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"He blew it on packing"

What does "blow" mean here?

I tried to locate a dictionary that would make sense in this context, but I failed. It is a sentence a character in a TV show said, meaning that her husband did not really pack what was needed.

Could you please explain the meaning and most importantly, point me to the right dictionary entry?

EDIT: I guess I cannot use that with a verb, so "on" is used here to express what exactly he blew? I have always seen that only with nouns (as in, He blew his chance, or He blew the game).

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    to blow it (idiomatic) - to fail at something; to mess up; to make a mistake. In your context, the husband utterly failed to pack (the things he would need for his trip / holiday). – FumbleFingers Sep 27 '18 at 12:46
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To "blow" something is slang that simply means "to fail". The exact nuance will depend on context:

Ralph was upset because he was sure he blew the interview, but then later that day they called to say he got the job.

I tried to set the world record for 1000-meter skipping, but I blew it when I accidentally hopped instead of skipped in the last 100 meters.

My kids tried to make my wife breakfast for Mother's Day but they kind of blew it when they fried the toast and toasted the eggs. But she ate it anyway.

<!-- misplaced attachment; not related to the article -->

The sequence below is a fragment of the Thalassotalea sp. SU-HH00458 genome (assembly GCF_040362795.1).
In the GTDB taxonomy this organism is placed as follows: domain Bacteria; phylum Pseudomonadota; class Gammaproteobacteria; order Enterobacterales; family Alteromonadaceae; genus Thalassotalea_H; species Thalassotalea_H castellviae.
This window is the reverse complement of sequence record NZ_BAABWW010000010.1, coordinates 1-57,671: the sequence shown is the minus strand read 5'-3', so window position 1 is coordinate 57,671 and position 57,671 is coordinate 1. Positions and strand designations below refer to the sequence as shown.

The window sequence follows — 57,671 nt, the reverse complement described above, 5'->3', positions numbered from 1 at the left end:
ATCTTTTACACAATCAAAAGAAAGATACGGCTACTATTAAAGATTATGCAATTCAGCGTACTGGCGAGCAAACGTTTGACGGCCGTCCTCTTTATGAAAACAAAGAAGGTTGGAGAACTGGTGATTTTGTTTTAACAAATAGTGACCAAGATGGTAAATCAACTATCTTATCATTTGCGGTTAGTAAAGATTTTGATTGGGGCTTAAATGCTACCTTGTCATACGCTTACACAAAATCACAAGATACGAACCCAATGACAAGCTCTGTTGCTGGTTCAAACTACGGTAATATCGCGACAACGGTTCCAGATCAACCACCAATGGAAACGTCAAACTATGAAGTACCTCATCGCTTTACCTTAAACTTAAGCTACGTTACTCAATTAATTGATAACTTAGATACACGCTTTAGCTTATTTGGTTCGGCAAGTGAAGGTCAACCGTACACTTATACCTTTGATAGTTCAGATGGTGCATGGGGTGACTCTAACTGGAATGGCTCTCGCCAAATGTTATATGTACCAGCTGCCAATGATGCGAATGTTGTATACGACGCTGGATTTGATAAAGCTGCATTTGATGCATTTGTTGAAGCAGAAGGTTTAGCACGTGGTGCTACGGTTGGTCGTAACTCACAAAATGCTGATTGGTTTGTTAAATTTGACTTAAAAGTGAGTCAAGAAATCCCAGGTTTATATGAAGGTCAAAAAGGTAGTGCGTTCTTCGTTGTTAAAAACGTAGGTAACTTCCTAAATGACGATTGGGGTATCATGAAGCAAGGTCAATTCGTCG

There are many ways to use this in a sentence, and for the most part the exact phrasing doesn't matter. "He blew it on packing" is just an alternate way to say, "He blew the packing."

However, it's not the best phrasing because it sounds like the unrelated idiomatic expression to blow (one's money) on [something] which means "to waste all one's money on".

He made a fortune but blew it all on expensive cars and ex-wives.

It's unnecessarily confusing, because in context it makes no sense to spend money on "packing".


Additional note: This should not be confused with the idiomatic expression to blow [someone] away (or for a loop, or out of their seats, or various similar expressions) which means "to impressively succeed".

The audience weren't sure of her when she got up on stage, but once she opened her mouth and started to sing, she blew them away with her talent.

Also not to be confused with to blow away meaning "to completely destroy":

Han Solo: Our position is correct, except, no Alderaan.
Luke Skywalker: What do you mean? Where is it?
Han Solo: That's what I'm trying to tell you, kid. It ain't there. It's been totally blown away.

Exhaustive list if idioms that use "blow"

  • Thanks, those are clear to me but that is different than what I asked in the question. I guess it is the "on" preposition that I cannot wrap my head around. – John V Sep 27 '18 at 16:07
  • @user970696 I've edited my answer, and provided a link to a dictionary that should have many idioms that use "blow". – Andrew Sep 27 '18 at 17:11
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to blow it (idiomatic) - to fail at something; to mess up; to make a mistake. In your context, the husband utterly failed to pack (the things he would need for his trip / holiday).

(from comment by FumbleFingers)

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You might need to find a dictionary of modern American slang and idiom. "He blew it on packing" simply means that "He packed very badly."

  • Can we say it is used in the sense of "to lose or miss (an opportunity) by acting in a stupid or clumsy way." – Mrt Sep 27 '18 at 12:35
  • @Mrt But that is one of the "common" meanings, as found in dictionaries. – John V Sep 27 '18 at 12:36
  • @user970696 Yes, I just tried to locate correct meaning of the word for this question for the OP. I got the definition from Meriam-Webster – Mrt Sep 27 '18 at 12:39

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